(Bloomberg) -- Global bonds are closing in on their worst month on record as investors brace for a flurry of rate hikes in the coming week, including the most aggressive U.S. tightening since May 2000.

The Bloomberg Global-Aggregate Total Return Index has lost 4.9% in April, putting it on track for the biggest monthly drop since its inception in 1990. Australia’s three-year yields climbed as much as seven basis points to 2.74% while the rate on two-year New Zealand debt jumped eight basis points to 3.39%. 

Fears of quickening inflation have torpedoed bonds worldwide, with a cut in Russian gas supply to Poland and Bulgaria and a red-hot Australian inflation print fueling expectations that the rout may continue. Swap traders are pricing in a half-point rate increase by the Federal Reserve on May 4 and also see the Reserve Bank of Australia and Bank of England raising borrowing costs next week.

“Until Fed pricing has run its course and stabilizes, global yields can rise further,” said Imre Speizer, a strategist at Westpac Banking Corp. in Auckland. “Investors will be reluctant buyers of bonds as long as Fed rate pricing keeps moving higher, or until they are more confident about pricing an eventual economic slowdown.”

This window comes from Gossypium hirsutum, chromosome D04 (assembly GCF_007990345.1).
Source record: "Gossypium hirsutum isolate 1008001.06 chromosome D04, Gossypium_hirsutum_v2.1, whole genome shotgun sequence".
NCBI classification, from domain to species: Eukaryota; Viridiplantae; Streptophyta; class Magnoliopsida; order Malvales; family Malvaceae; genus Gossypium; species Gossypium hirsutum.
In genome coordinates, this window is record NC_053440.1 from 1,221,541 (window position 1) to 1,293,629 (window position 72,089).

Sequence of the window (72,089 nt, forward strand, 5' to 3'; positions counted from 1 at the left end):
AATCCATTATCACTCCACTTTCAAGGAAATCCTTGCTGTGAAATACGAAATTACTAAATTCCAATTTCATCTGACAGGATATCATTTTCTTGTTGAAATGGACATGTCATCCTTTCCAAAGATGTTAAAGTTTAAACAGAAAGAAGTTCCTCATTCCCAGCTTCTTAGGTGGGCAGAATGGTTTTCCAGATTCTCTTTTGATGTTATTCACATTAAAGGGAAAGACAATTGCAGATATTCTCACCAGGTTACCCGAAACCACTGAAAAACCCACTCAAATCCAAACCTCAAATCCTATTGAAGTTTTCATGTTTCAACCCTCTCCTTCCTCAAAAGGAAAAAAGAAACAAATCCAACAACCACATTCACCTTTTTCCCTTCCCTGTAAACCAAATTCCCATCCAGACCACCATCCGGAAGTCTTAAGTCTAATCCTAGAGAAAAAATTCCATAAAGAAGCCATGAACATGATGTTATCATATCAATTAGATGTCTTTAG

Volatility in fixed-income markets is likely to remain elevated as investors weigh the possibility that aggressive tightening by major central banks may derail global growth.

In the corporate debt universe, high-grade notes have lost 5.3% so far this month, according to a Bloomberg multi-currency global benchmark, putting it on track for the biggest monthly slump since March 2020 when the pandemic rocked financial markets. 

“Today‘s market offers very limited certainty and plentiful uncertainty,” Bank of America strategists Mark Cabana and Bruno Braizinha wrote in a note. “Current uncertainty is driven by the macro and inflation backdrop and geopolitical tensions, both of which will take time to sort out. Global central banks are also responsible for elevated uncertainty.”

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